1.4.             If you're getting the corrupt ROM message, secondary click on the game in the list and choose properties, do an audit on that game [or use alt-a] and you will likely find that you are missing a file or two. See item 1.1. above, it's probably a missing rom.

1.5.             F5/Refresh in the GUI. (do this anytime you alter your roms, renaming etc.)

1.6.             Ensure you have the appropriate folder view toggled, i.e. 'all games' and it doesn't have filtering on it to stop the display of the game you're looking for.

1.7.             Use the options • reset to default menu choice and check all of the items, restart Mame32.

1.8.             Final option, manually delete the registry key for Mame32 by running regedit.exe: HKEY_CURRENT_USER\Software\Freeware\MAME32

2.       Crashes & Non-Functioning Topics

2.1.             Delete the .hi, .cfg, or .nv files for the game that's troubling you.

2.2.             Check to see that you have a valid zip file and it's not corrupt or read-only.

2.3.             The game’s entry in hiscore.dat may be causing the crash, remove the entry and try again.

2.4.             If you're crashing during an audit or an F5 refresh, you probably have a corrupt .zip, extract it and re-zip. Pkunzip -t *.zip. Note the file that dies during the audit and concentrate on that one. Also verify that if you do not use zips that the folder is not empty, or contains partial or damaged roms.

2.5.             If seeing crashes or weird screen coloration, try disabling running background apps [in Win98, use msconfig.exe], Norton Crashguard, popupkiller, viruscans, fast find, the office bar, Intellimouse, even IE subscription updates, etc, try moving Mame32 away from compressed [DriveSpace, DoubleSpace, stacker] drives.  IntelliMouse and Office Toolbars are a known offenders in this category.  Also disable items in your system tray, like the CD player, etc.  You may also need to download and install the latest version of DirectX from Microsoft to prevent some errors.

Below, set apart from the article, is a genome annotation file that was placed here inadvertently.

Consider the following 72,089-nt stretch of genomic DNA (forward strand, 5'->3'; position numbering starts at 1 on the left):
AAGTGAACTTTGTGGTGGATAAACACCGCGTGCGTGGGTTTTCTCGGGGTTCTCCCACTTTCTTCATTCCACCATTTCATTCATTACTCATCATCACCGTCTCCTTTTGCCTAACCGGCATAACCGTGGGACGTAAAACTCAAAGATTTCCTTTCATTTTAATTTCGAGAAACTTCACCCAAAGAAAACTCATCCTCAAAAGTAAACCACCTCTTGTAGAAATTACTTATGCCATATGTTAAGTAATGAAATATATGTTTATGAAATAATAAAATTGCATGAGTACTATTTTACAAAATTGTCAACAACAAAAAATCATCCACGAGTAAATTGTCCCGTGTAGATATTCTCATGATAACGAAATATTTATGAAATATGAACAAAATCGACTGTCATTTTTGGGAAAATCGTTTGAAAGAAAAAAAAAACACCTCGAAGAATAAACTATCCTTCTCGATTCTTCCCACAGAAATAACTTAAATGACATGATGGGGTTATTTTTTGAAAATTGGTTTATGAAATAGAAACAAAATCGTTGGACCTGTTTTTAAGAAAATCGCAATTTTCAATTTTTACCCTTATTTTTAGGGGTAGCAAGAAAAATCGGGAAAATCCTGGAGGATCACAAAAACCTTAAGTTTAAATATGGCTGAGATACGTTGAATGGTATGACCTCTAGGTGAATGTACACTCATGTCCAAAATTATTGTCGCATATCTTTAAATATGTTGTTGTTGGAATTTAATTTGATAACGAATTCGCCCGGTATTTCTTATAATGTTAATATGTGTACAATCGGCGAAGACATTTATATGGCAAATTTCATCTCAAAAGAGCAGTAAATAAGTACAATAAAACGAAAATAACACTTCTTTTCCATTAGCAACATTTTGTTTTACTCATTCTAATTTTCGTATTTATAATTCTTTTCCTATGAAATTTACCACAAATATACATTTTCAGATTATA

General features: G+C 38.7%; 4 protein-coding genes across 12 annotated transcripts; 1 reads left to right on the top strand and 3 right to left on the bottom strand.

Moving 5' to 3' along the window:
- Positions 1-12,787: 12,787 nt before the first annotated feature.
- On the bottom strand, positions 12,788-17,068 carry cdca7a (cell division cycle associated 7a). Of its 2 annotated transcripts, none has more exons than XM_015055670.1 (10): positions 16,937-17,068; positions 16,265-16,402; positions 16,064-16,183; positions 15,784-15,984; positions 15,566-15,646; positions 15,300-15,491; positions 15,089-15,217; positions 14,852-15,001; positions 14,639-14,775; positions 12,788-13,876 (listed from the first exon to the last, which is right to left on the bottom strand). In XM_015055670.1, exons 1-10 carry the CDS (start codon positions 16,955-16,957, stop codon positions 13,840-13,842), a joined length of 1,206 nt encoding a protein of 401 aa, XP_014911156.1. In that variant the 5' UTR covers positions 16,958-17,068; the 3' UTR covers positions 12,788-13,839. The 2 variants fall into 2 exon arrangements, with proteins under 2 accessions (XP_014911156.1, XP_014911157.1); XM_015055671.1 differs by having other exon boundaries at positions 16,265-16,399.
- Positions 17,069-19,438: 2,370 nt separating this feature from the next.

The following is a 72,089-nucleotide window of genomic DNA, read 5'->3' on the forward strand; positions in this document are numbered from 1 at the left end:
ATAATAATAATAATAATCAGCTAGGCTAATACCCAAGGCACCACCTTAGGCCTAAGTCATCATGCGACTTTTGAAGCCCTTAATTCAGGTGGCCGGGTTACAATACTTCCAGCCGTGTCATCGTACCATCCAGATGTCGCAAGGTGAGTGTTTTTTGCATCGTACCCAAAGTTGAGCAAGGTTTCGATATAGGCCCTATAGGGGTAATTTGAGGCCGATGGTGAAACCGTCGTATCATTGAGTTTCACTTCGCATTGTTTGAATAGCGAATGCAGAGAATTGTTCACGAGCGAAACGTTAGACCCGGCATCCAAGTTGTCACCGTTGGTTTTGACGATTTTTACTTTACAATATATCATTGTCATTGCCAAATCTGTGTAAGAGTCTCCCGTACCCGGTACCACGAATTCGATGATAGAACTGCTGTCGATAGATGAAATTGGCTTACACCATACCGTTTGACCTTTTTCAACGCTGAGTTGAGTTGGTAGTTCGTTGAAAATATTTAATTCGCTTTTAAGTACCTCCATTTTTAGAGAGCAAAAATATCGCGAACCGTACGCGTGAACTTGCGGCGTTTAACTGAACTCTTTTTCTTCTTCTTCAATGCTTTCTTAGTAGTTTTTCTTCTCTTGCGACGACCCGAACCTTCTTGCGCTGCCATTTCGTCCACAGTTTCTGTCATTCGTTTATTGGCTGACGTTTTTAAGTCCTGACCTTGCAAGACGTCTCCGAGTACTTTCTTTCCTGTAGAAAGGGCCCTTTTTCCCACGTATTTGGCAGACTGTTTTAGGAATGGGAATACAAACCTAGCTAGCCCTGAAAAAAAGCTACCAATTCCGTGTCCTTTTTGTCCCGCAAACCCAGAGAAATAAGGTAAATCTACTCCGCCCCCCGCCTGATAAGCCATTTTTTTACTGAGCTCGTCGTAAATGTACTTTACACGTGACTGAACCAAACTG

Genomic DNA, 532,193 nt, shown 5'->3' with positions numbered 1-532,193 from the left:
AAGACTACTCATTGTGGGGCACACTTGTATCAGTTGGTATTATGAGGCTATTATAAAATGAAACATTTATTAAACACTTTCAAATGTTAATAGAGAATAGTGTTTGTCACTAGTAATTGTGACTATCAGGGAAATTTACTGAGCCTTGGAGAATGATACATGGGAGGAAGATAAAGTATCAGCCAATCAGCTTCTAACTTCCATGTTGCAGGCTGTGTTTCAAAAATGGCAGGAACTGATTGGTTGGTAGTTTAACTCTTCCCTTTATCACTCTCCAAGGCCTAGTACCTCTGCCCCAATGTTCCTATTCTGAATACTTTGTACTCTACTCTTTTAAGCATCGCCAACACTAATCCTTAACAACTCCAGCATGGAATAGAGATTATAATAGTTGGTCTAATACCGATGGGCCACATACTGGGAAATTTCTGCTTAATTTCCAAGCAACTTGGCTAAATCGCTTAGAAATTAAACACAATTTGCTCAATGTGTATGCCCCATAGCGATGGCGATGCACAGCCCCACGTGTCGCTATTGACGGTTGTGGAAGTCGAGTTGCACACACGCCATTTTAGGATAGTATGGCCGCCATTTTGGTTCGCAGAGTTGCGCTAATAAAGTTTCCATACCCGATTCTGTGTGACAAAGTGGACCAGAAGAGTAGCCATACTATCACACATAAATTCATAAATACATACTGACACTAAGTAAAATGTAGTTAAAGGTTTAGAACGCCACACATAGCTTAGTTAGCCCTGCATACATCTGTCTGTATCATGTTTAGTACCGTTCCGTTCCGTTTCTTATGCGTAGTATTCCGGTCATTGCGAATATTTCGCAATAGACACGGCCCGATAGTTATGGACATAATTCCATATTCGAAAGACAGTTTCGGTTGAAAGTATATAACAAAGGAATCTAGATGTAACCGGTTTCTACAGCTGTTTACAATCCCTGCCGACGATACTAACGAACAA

2.6.             Some recent viruses that attach to .exe’s will cause page faults and access violations in Mame32 when you attempt to run it.  Use an anti-virus check and verify Mame32 is not infected.

2.7.             Use the options • reset to default menu choice and check all of the items, restart Mame32.

2.8.             Final option, manually delete the registry key for Mame32 by running regedit.exe: HKEY_CURRENT_USER\Software\Freeware\MAME32

3.       Performance Related Topics [sound scratchiness and stuttering]